3. No, it is not possible to selectively increase the amount of quantum entropy in a system where it is mixed with chaotic entropy. I don’t know of anyone else who has studied and developed the mathematical theory of mixed entropy sources as I have. The total entropy can be increased; however, that never means the quantum entropy has been increased to that level. Perfect randomness does not and cannot exist in a real, physical world. It is possible to increase entropy by a number of mathematical operations at the expense of more input bits for each output bit. The increase can produce theoretical entropy as close to 1.0 as desired, but never to exactly 1.0.
  4. The entropy equation is not linear, as your equation suggests. There are ways to calculate a total, but it is a little misleading to say an entropy source has so much quantum and so much chaotic entropy, when they are mixed together in the entropy source. They are never separable after the measurement.
  5. Hc means “combined entropy.” That is, the final entropy after combining a number of entropy sources. Again, don’t consider the entropy equation to be linear so one type can just be subtracted for the total, even theoretically. The three level-three outputs are from three independent generator circuits. This was done for extreme redundancy and reliability.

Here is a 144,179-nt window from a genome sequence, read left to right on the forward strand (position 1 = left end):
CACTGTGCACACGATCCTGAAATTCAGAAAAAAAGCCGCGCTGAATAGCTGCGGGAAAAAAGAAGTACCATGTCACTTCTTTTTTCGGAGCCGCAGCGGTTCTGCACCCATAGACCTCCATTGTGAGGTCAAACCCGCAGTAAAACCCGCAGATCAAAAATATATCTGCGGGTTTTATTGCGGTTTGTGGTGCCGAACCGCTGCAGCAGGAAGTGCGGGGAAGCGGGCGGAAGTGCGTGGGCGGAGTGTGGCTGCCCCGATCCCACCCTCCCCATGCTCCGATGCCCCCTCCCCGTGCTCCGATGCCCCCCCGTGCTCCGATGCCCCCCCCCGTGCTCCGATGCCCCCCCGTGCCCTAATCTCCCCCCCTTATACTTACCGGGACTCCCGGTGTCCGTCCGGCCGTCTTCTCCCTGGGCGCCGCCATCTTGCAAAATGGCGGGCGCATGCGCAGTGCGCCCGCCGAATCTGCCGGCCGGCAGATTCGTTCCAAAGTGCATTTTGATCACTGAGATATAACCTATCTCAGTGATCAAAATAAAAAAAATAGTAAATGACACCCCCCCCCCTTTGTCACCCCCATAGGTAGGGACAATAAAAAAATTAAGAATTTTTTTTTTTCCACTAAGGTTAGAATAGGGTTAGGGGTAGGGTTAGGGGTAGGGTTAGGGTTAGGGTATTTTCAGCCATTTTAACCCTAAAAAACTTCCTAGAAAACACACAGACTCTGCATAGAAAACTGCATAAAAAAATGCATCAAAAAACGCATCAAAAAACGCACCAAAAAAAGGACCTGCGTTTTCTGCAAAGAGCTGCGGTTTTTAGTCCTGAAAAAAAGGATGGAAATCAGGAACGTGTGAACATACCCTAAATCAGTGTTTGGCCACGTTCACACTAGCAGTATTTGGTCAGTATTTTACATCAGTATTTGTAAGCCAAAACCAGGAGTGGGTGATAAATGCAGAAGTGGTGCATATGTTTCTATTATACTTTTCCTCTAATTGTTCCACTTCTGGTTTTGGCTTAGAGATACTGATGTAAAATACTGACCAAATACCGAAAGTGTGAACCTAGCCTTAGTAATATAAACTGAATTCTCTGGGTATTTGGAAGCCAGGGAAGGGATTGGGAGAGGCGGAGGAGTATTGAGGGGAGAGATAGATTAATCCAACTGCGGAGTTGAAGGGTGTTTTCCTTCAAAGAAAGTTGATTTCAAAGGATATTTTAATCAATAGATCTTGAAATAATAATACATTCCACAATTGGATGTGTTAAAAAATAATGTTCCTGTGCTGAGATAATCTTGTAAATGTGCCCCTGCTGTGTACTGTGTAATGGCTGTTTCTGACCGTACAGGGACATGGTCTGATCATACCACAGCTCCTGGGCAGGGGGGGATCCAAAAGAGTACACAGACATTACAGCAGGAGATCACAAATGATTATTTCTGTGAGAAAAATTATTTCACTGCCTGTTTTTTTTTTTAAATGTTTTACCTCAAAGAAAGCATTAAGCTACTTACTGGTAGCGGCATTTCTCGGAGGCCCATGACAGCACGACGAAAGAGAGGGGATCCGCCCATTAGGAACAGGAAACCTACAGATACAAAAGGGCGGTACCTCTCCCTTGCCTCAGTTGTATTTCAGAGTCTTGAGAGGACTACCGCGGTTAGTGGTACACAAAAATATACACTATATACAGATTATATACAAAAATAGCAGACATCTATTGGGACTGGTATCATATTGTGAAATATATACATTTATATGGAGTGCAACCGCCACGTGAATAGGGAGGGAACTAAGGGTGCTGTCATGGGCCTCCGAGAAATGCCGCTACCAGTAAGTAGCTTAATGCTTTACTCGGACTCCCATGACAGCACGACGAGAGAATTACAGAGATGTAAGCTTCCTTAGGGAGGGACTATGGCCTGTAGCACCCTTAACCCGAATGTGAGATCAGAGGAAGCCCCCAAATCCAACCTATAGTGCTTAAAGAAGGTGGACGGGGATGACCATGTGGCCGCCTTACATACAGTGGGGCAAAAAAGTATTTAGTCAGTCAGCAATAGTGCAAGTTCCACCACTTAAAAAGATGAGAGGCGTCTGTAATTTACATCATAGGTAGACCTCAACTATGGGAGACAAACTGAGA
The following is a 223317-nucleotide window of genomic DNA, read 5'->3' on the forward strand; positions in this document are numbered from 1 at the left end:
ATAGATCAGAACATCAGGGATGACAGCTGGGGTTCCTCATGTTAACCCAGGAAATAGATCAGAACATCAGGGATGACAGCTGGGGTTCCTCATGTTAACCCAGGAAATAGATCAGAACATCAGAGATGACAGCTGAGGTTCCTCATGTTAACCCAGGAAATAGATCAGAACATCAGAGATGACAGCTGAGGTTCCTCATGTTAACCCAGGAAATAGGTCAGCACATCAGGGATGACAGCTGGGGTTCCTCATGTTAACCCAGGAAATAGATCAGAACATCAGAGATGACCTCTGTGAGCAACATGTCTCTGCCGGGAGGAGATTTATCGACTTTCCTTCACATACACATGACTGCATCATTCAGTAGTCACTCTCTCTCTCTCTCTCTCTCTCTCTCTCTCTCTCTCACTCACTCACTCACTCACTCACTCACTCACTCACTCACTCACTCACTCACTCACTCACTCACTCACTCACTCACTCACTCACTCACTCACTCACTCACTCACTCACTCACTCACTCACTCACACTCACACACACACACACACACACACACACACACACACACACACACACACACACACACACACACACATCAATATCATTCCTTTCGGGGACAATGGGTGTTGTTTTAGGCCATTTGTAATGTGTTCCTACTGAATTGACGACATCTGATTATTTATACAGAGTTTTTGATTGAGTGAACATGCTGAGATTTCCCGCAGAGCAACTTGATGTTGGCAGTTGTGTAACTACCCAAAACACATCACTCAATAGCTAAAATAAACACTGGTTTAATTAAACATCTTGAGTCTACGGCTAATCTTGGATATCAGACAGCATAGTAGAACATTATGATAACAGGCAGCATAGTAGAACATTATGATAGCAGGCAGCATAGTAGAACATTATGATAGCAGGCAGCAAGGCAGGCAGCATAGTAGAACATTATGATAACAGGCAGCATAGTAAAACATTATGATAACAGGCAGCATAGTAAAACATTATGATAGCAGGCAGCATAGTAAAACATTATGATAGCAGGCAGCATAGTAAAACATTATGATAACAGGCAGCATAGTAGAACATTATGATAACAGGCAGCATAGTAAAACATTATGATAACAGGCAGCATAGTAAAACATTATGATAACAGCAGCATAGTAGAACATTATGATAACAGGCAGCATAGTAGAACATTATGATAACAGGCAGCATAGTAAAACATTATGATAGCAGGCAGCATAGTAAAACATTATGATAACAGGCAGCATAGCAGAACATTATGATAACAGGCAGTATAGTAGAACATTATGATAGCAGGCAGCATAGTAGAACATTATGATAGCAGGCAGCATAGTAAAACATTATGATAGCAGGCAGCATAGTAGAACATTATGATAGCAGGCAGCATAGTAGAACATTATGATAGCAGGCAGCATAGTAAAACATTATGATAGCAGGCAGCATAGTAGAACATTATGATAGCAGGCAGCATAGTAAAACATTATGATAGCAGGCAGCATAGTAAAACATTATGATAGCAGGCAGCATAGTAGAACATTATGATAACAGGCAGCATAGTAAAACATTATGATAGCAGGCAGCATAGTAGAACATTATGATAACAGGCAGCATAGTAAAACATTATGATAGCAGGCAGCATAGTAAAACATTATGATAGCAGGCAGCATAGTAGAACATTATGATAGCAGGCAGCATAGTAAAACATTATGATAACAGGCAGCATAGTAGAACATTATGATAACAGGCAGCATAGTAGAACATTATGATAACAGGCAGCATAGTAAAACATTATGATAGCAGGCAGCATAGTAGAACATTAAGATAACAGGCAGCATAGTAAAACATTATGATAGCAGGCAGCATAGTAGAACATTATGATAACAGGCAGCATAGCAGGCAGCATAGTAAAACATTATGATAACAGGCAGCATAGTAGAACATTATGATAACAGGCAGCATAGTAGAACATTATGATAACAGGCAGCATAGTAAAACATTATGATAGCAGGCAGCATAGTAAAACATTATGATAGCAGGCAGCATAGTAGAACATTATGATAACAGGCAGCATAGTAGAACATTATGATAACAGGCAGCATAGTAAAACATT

There is more elaboration in the message I just left concerning combined entropy sources and predictability (in Caution High Entropy Zone). I can add that the amplitude of a mixed entropy source is the square root of the sum of the squares of the individual amplitudes. However, the separate amplitudes are theoretical since they cannot be measured separately. What is important is the predictability that arises from each entropy component. From predictability, relative predictability is calculated and from relative predictability the predictability can be estimated for the combination of a number of measurements of entropy sources. The mathematical inverse of that combined predictability (using my adaptation of entropy as a function of predictability equation) provides the final entropy for each component. While studying the effect size versus energy in MMI generators, I understood to an even deeper level how to calculate predictability of a single small component in the presence of a larger one. This is the case of an entropy source containing both quantum and chaotic entropy. In an MMI generator, the mental influence is a small component combined with the much larger component of the random signal of the generator’s entropy source. That source can be quantum or chaotic. In a microelectronic chaotic source there is always a quantum component.